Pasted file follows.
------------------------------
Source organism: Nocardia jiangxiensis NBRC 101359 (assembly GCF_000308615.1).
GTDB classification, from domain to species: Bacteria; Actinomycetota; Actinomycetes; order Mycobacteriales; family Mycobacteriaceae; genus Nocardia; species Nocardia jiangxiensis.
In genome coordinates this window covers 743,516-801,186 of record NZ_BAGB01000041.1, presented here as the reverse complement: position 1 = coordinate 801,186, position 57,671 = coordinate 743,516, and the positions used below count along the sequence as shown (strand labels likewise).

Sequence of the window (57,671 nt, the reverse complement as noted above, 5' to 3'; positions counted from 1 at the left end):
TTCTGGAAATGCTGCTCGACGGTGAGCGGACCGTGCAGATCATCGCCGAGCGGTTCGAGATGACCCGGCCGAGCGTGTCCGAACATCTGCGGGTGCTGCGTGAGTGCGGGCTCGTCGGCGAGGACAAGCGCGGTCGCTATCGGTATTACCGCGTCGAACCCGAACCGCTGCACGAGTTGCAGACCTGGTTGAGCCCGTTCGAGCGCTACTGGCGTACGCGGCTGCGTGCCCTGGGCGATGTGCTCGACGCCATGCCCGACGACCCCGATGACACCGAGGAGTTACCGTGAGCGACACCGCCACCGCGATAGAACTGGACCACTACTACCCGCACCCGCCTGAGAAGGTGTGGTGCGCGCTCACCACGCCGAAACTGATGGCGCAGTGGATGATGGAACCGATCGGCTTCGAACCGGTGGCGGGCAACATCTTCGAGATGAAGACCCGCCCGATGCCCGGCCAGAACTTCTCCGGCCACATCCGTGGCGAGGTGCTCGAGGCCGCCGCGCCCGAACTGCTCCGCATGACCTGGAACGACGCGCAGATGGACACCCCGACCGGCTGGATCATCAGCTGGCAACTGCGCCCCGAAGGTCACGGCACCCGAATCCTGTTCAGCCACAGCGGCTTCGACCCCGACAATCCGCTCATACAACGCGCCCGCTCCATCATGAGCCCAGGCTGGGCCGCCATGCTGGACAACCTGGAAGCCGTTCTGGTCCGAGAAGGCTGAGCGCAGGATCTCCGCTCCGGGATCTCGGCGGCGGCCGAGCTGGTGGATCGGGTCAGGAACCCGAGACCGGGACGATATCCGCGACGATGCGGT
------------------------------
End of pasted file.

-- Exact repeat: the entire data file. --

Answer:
Source organism: Nocardia jiangxiensis NBRC 101359 (assembly GCF_000308615.1).
GTDB classification, from domain to species: Bacteria; Actinomycetota; Actinomycetes; order Mycobacteriales; family Mycobacteriaceae; genus Nocardia; species Nocardia jiangxiensis.
In genome coordinates this window covers 743,516-801,186 of record NZ_BAGB01000041.1, presented here as the reverse complement: position 1 = coordinate 801,186, position 57,671 = coordinate 743,516, and the positions used below count along the sequence as shown (strand labels likewise).

Sequence of the window (57,671 nt, the reverse complement as noted above, 5' to 3'; positions counted from 1 at the left end):
TTCTGGAAATGCTGCTCGACGGTGAGCGGACCGTGCAGATCATCGCCGAGCGGTTCGAGATGACCCGGCCGAGCGTGTCCGAACATCTGCGGGTGCTGCGTGAGTGCGGGCTCGTCGGCGAGGACAAGCGCGGTCGCTATCGGTATTACCGCGTCGAACCCGAACCGCTGCACGAGTTGCAGACCTGGTTGAGCCCGTTCGAGCGCTACTGGCGTACGCGGCTGCGTGCCCTGGGCGATGTGCTCGACGCCATGCCCGACGACCCCGATGACACCGAGGAGTTACCGTGAGCGACACCGCCACCGCGATAGAACTGGACCACTACTACCCGCACCCGCCTGAGAAGGTGTGGTGCGCGCTCACCACGCCGAAACTGATGGCGCAGTGGATGATGGAACCGATCGGCTTCGAACCGGTGGCGGGCAACATCTTCGAGATGAAGACCCGCCCGATGCCCGGCCAGAACTTCTCCGGCCACATCCGTGGCGAGGTGCTCGAGGCCGCCGCGCCCGAACTGCTCCGCATGACCTGGAACGACGCGCAGATGGACACCCCGACCGGCTGGATCATCAGCTGGCAACTGCGCCCCGAAGGTCACGGCACCCGAATCCTGTTCAGCCACAGCGGCTTCGACCCCGACAATCCGCTCATACAACGCGCCCGCTCCATCATGAGCCCAGGCTGGGCCGCCATGCTGGACAACCTGGAAGCCGTTCTGGTCCGAGAAGGCTGAGCGCAGGATCTCCGCTCCGGGATCTCGGCGGCGGCCGAGCTGGTGGATCGGGTCAGGAACCCGAGACCGGGACGATATCCGCGACGATGCGGT